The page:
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Having set up the shimms crank and camshaft sprockets I notice that the manual suggests using DAG colloidal graphite and soaking the cam end bearing in it when warm. Is this required on the original bearing cap whick I have cleaned with panel wipe? . I have used lashings of cam lube but dag is obviously different. 

 

Thanks in advance for any suggestios

 

 

 

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When fitting a new camshaft and followers ALWAYS use the lube material they suggest (or supply in some cases), no matter what any manual or previous experience tells you otherwise works.

If you don't and the camshaft looses a lobe or seizes within a short time frame the camshaft suppliers will swear blind it's because you didn't follow their lubrication instructions.

Mick Richards

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Hi after too many hours setting the valve timing for my Newman PH1 cam I believe I have it as close as I am going to get it. Do the following figures look OK. Max lift on cam no1 is achieved at 111 deg with no movement down until 116 deg. Cam lift @TDC =0.040“ @10 deg ATDC= 0.060". I have tried moving camshaft chainwheel and flipping it which only takes readings further away from spec on Newman cam spec sheet below. Are these figures acceptable or am I missing something?.

 

Thanks in advace

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Eventually contacted Newman cams best figures I could get were approximatly 97deg 106 or 113. They were very quick to respond and put me in touch with a very knowledge chap who agreed that best figure would be 106 cam rocking as this also gives 57" a Tdc. So after many days this is what I am going with... Not sure if this does anything to ignition timing but will deal with that when I get there.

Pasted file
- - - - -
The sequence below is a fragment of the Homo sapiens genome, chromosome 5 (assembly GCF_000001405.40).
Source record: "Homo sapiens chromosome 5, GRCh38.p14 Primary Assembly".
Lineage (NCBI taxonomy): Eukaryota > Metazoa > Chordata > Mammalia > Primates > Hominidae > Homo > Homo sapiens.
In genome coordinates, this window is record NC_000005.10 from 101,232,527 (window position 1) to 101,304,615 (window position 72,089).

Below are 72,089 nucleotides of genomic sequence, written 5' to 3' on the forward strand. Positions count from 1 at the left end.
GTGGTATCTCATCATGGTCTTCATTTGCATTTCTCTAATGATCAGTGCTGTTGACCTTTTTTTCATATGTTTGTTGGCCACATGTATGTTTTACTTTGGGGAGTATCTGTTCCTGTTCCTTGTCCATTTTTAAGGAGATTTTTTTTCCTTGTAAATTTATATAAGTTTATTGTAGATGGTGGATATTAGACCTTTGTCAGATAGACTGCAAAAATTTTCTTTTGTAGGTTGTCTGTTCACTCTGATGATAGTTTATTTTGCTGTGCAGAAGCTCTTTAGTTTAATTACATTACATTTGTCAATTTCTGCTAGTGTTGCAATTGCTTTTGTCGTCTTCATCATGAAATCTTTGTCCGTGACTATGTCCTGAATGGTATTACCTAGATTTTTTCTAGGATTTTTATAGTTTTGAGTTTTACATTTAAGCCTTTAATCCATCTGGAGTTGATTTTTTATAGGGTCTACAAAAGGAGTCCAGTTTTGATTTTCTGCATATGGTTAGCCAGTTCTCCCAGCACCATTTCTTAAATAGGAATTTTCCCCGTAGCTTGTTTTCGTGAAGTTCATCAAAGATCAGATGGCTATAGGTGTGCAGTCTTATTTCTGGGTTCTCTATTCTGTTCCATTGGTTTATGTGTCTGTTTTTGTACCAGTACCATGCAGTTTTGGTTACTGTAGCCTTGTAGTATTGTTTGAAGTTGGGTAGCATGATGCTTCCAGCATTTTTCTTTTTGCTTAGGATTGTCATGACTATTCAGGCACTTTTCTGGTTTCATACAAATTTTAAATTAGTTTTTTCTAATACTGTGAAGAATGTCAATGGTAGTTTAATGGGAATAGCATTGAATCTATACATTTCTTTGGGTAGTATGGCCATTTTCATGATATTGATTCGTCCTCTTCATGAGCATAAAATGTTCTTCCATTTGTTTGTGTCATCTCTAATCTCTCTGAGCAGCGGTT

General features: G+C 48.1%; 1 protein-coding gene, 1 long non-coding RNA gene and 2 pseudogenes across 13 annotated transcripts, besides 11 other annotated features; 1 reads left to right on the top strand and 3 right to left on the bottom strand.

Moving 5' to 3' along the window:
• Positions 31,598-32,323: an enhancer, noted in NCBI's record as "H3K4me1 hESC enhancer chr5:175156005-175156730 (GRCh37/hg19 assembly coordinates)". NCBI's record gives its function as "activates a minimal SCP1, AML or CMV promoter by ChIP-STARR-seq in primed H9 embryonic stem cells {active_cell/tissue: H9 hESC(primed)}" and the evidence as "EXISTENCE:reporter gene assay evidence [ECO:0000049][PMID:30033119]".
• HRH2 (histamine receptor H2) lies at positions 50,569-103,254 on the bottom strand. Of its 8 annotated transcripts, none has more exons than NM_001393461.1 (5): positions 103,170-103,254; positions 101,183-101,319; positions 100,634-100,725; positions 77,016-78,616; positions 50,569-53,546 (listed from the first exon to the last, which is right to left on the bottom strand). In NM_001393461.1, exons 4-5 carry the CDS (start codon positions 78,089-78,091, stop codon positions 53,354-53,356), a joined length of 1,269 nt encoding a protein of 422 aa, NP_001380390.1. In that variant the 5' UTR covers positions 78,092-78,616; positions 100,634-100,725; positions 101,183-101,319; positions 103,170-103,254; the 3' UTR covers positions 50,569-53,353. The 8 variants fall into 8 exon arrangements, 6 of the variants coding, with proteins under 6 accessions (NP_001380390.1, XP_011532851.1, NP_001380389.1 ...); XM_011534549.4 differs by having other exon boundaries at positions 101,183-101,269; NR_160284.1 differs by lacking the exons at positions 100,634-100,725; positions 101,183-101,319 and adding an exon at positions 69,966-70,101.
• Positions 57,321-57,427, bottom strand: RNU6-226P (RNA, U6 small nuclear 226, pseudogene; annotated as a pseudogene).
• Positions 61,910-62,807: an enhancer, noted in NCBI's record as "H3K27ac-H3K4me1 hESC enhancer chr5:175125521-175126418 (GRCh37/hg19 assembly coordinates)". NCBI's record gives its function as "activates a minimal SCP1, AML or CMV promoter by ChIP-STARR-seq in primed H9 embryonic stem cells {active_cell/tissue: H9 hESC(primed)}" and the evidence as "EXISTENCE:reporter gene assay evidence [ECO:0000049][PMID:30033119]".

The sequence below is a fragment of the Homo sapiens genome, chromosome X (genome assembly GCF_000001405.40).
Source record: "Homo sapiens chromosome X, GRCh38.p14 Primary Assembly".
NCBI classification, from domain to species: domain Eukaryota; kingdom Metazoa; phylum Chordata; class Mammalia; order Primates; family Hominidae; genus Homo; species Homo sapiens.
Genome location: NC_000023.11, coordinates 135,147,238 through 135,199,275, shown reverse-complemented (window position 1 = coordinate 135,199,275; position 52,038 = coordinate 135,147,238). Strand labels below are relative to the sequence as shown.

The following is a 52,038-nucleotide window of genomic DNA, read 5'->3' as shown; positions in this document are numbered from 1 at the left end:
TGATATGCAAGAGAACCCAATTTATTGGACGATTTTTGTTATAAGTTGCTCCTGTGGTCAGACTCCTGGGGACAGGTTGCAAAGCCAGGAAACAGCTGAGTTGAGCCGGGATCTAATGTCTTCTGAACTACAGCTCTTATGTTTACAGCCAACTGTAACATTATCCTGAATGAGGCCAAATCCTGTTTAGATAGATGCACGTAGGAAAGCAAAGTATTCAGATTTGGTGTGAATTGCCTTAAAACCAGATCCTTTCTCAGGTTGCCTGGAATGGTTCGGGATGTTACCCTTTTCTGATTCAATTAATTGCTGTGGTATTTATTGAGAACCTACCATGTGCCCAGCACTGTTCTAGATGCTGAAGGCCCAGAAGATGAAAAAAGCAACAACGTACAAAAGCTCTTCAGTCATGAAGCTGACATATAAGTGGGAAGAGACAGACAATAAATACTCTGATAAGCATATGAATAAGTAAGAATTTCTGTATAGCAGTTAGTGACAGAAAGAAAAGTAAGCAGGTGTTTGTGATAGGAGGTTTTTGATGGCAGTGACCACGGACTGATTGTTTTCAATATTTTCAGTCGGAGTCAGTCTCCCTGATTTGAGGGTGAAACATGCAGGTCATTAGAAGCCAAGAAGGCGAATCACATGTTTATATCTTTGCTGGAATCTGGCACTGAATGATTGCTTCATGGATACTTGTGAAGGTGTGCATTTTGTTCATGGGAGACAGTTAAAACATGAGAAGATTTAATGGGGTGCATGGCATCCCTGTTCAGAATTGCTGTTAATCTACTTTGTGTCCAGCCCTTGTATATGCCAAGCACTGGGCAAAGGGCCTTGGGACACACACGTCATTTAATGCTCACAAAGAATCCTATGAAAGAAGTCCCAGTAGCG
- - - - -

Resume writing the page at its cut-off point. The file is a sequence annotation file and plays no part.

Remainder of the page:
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Questions just don't stop. I am now fitting narrow belt pulley kit and thought I should just confirm that I still use the oil deflector {no 79 moss plate} after the carnkshart chain wheel and do I just use bearing tool to fit the collar onto narrow bel pulley as it it a "good" fit. See photo below 

Thanks

All

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it never needs to come off again so I would have thought a drop of Loctite 270 wouldn't hurt.

A suggestion:  Once you have turned the engine to TDC and trial fitted the pulley, mark off the position of TDC on the outside of the pulley where it aligns with your timing case pointer.  Then remove the pulley and cut or score a series of perpendicular lines at ten degree intervals around the perimeter either side of TDC with a hacksaw with (I would suggest) a deeper one for TDC that you can fill with white paint.  It makes the subsequent task of setting the timing that much easier.

Oh and yes, I did still fit the oil thrower (deflector) inside the timing cover with the convex side facing away from the engine and towards the oil seal.

Rgds Ian

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Yes, you still need the oil deflector, & yes, just press the sleeve onto the pulley. A press is ideal, otherwise a vice, or just drift it on , keeping it straight as it goes.

Bob.

P.S.  Agree with Ian about timing marks, I put a series of grooves in mine - 0°, then 5°, 10°, 15°, 20° 25°, & 30° I made the 0,10,20 & 30 grooves longer than the inbetween ones.

Edited by Lebro
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To avoid parallax error I have bent the pointer down so that the tip is only a half a mm or so above the edge of the pulley.

Rgds Ian

PS having identified TDC I marked my pulley when it was off the engine.  I made a cardboard template the same diameter as the pulley and marked it up using my camshaft timing protractor.  It was an easy job to transfer the marks to the pulley.

Edited by Ian Vincent
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From the TR2-3A service manual:

"Fit the chain tensioner to it's pin and secure with washer and split pin. Screw in timing cover support bolt to the engine plate and fit the oil deflector to the crankshaft so that the raised edge faces the timing cover"

I used a fibre washer on the support bolt.

Bob.

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Clearly that is the right answer. As is taking lots of photos as you take things apart, (and put them back together). 

Rgds Ian

Edited by Ian Vincent
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